Rachel De Thample
Rachel’s Alligator Pear Shake
Rachel De Thample
Prep time: 1 min
100g baby leaf spinach
A squeeze of lemon or lime juice
Veg Portions / Serving: 1
Recipe donated by Rachel de Thample for Veg Power. Food photography by Claire Wright | addsomeveg.com
Avocados are brilliant in smoothies – they need to be nice and ripe, but once they are they’re like the veg-equivalent of adding ice cream to a smoothie as they’re so rich and creamy.
Simply blend all the ingredients in a food processor or blender until smooth. Drink straight away or freeze as ice lollies.
Kids who engage regularly with veg through veg-themed activities, such as arts and crafts, sensory experiences, growing and cooking are shown to be more likely to eat the veg they engage with. Encouraging kids to engage and play with veg is the handy first step to them developing a good relationship with veg and life-long healthy eating.
Kids in the kitchen
Get the kids to make this one themselves. They can dump everything in the blender and push the button!
While getting kids to interact with veggies for real and using their senses to explore them is best, encouraging hands off activities like arts & crafts, puzzles & games or at-home science experiments can be a great start, particularly for those who are fussier eaters or struggle with anything too sensory. Use these veg-themed activities as a stepping stone to interacting with the veg themselves. We have loads of crafty downloads here, puzzles here, and quirky science with veg here.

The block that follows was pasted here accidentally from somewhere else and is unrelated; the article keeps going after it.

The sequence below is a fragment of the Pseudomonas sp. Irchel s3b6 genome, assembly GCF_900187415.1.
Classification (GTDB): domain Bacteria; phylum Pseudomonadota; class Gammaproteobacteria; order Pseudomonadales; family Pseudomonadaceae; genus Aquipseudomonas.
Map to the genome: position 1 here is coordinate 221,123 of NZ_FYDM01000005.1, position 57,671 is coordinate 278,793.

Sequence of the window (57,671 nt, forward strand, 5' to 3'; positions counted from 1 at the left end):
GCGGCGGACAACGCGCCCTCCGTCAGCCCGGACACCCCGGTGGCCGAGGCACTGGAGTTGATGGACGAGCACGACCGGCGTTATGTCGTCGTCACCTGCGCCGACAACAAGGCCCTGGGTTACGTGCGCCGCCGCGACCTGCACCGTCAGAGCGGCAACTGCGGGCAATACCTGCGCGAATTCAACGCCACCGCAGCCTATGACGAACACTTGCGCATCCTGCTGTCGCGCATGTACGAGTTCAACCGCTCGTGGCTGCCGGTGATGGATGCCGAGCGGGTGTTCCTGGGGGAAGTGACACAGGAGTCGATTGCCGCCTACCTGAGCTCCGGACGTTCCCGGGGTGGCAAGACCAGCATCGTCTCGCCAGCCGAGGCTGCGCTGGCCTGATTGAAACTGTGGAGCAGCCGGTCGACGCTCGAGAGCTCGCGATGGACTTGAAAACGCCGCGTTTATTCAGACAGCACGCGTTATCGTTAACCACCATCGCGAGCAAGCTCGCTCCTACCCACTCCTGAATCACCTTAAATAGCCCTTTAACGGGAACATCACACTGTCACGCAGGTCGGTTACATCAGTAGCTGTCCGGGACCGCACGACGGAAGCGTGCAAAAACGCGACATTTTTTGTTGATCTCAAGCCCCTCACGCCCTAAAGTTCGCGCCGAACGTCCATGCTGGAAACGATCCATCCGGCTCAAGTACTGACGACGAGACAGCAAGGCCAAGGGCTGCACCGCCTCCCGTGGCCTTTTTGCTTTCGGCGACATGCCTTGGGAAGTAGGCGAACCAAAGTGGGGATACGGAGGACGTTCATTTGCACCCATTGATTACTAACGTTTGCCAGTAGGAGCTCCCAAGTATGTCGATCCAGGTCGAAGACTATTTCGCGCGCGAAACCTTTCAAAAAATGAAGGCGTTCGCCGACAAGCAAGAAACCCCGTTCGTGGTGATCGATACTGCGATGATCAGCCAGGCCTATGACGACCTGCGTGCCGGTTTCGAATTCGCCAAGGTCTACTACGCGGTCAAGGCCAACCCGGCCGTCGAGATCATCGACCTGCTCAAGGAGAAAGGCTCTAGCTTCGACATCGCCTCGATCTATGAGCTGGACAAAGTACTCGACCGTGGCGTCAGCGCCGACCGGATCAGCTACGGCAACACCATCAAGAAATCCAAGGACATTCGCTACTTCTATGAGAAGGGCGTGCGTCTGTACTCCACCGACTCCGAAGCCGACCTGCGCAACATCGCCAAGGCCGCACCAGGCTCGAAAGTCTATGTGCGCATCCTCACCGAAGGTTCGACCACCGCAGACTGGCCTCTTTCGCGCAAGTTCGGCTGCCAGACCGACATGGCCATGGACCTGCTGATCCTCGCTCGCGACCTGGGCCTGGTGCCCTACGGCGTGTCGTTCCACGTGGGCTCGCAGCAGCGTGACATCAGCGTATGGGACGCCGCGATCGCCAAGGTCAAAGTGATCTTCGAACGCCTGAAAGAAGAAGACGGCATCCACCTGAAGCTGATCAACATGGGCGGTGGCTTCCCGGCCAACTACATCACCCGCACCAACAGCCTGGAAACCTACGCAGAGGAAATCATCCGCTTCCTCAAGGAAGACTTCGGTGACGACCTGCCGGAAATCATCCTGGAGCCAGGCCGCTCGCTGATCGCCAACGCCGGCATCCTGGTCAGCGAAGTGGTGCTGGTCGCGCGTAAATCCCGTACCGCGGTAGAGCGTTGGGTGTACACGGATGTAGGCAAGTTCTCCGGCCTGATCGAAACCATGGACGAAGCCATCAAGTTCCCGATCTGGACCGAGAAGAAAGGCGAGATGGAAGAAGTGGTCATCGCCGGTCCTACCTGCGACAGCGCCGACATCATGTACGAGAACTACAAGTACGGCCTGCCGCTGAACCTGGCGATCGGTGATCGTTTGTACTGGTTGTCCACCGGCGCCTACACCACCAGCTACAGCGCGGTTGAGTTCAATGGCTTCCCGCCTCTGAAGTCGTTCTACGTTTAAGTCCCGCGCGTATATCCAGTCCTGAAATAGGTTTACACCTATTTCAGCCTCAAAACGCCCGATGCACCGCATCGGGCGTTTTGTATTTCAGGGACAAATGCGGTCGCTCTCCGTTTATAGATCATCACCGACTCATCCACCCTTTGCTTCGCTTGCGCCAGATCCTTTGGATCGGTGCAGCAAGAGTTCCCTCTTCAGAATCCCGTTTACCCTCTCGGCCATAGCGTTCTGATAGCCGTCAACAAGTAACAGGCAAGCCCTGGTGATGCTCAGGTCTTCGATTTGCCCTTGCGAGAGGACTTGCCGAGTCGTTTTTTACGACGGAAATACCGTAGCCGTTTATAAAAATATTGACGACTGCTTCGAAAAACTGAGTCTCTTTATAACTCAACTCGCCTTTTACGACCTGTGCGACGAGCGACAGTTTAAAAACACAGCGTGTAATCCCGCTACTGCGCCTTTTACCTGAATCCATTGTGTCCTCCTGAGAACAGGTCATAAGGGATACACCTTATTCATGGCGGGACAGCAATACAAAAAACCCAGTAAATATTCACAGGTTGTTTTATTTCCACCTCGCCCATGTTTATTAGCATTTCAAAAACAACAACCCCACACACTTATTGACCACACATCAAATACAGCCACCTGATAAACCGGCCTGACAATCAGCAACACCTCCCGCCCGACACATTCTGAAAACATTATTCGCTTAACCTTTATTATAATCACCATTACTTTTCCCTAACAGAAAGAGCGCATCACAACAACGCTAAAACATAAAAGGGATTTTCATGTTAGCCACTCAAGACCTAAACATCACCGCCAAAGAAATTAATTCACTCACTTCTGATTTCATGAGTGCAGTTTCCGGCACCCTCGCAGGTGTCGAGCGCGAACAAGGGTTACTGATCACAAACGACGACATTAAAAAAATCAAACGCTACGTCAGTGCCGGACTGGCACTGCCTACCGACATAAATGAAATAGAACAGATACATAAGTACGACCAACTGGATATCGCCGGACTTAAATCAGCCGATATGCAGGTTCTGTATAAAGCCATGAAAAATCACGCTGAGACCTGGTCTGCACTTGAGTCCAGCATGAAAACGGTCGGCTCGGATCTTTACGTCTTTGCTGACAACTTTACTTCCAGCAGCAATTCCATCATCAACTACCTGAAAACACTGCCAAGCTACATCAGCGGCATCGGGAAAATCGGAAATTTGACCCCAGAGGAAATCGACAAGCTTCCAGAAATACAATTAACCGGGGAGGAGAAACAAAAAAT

Once you feel your child is ready to engage a little more, you can show them how to explore the veg you have on hand with their senses, coming up with playful silly descriptions of how a veg smells, feels, looks, sounds and perhaps even tastes. Find ideas, videos and some simple sensory education session ideas to get you started here.
The moments before food is offered can be a perfect opportunity for engagement that can help make it more likely a child will eat it! Giving children a sense of ownership in the meal can make a big difference to their feelings going into it and the pride they take in it. You know your child best, but if you aren’t sure where to start, we have some fun and simple ideas for easy roles you can give them in the serving process over here.
Mimi Spencer & Sam Rice